Hugh deLacy in 1186"
"An earlier authority on surnames, Father Patrick Woulfein his 'Irish Names and
Surnames' writes, "O'Miadhaigh; - O'Miey, O'May, Mea, Mee, descendant of O'Miadhaigh
(Honorable) an old West Heath surname, still found in the Midlands" It was an
O'Miadhaigh who terminated the career of Sir Hugh de Lacy, the profaner and destroyer
of many Churches, by cutting off his head with the bow of an axe at the castle of
Durrow in 1186.
Dr. Edmund Curtis in his 'Medireview Ireland' also refers to this incident which is
apparently recorded in the famous 'Annals of the Four Masters' and writes, "de Lacy met
a violent end at the hands of a young man Gilla-Gan-Mathiar O'Miadhaigh of Bregmuna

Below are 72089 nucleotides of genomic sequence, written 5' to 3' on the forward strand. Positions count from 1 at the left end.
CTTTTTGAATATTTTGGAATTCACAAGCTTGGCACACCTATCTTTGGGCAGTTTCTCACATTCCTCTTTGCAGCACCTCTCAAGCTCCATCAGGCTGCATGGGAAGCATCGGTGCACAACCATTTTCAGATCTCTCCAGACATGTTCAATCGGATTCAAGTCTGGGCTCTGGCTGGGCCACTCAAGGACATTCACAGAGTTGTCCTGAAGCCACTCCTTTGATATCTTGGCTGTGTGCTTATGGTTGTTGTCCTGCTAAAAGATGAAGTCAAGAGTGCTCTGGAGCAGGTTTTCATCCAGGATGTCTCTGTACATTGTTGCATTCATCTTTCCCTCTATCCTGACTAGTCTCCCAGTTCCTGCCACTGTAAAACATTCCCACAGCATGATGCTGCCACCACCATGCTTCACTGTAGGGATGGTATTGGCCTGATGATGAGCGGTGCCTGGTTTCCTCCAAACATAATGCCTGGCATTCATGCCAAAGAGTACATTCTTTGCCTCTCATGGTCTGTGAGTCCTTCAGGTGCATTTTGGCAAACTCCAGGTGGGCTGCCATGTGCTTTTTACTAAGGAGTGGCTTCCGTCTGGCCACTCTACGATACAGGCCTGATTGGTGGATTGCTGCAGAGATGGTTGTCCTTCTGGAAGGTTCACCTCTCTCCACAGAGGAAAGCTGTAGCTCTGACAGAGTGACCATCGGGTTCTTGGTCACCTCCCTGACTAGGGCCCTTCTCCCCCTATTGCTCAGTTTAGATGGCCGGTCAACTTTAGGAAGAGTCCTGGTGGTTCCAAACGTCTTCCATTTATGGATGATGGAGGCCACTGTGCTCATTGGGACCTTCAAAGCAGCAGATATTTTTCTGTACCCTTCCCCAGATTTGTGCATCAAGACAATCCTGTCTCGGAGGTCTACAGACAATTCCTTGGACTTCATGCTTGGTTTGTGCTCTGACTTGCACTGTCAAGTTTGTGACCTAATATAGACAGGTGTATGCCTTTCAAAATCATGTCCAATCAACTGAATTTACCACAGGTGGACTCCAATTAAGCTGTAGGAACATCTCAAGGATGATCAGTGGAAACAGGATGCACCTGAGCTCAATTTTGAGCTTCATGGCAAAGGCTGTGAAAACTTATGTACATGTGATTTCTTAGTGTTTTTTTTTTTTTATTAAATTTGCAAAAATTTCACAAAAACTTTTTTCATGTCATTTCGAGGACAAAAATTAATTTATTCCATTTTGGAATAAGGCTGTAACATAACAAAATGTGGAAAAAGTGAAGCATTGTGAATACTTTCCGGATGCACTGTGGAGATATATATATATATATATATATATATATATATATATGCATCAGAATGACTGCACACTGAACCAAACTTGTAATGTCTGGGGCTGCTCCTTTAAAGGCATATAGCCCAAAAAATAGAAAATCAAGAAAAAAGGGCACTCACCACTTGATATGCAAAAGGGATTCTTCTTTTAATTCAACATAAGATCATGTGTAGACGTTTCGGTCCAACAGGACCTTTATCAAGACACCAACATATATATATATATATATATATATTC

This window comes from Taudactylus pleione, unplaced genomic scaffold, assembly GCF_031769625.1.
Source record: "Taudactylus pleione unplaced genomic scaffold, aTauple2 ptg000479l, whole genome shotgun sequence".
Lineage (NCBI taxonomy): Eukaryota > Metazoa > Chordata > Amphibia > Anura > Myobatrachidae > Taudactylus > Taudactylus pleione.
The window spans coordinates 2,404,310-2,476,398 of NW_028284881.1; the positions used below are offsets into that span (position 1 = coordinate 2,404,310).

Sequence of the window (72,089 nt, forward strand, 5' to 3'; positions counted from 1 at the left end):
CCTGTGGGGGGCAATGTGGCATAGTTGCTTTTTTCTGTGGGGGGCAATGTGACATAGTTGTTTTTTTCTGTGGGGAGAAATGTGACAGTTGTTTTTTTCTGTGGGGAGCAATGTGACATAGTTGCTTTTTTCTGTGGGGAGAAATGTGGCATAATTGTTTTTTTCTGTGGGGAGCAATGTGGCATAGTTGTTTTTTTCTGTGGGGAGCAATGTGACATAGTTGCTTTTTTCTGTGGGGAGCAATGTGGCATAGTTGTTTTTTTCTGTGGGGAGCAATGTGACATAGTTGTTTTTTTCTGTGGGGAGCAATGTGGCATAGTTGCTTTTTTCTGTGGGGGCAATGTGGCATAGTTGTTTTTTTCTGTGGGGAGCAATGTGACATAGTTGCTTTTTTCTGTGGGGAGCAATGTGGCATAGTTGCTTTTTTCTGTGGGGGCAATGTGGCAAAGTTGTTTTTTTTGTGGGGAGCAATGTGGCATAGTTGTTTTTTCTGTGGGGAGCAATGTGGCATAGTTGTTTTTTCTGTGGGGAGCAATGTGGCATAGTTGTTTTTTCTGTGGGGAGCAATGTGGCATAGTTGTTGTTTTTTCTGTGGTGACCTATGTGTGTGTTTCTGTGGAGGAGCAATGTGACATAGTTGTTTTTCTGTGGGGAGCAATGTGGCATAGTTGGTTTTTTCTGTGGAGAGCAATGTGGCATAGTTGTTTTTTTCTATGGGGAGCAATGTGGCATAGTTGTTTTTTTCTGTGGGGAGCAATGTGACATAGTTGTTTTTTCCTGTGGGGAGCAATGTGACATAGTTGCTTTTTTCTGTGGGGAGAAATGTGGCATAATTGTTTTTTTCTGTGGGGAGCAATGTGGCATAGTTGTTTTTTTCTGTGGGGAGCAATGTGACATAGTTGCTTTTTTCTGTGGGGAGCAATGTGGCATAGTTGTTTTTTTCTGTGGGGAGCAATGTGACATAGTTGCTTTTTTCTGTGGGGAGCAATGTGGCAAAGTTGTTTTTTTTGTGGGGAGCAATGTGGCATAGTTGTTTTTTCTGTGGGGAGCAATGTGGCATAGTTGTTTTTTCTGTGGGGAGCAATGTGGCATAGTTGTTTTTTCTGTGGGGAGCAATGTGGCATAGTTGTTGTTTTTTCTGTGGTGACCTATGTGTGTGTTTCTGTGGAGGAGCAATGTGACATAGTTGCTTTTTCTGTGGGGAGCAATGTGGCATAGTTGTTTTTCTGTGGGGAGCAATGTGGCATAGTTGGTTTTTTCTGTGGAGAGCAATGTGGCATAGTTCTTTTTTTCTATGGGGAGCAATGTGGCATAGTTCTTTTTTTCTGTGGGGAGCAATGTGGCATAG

(abetted by two others, O'Cethernaigh and O'Braoin) who struck off the de Lacy's head
with an axe and running swift as a hare sped safe away."
The statutes of Kilkenny in 1366 was aimed at the Anglicization of the country and the
termination of Gaelic culture. It was after this date that most Irish surnames, etc.
were anglicized, O'Miadhaigh became Mee, etc. Many dropping the 'O' and the 'Mac'
within their walls. After the war of 1689 the use of the English language became
general and it is interesting to note that this was supported by the R.C. Church on the
grounds that Gaelic was a barrier to educational progress. The earliest known record
of the name in its Mee form in Co. Cavan is contained in a will extract (Irish
Genealogist) of widow Martha Mee, who died at Butlers-bridge in 1693. She had four
sons (daughters not mentioned of course) the eldest of whom , John, was in England when
she died. The younger boys were Joseph, Martin and Henry. John Probably inherited his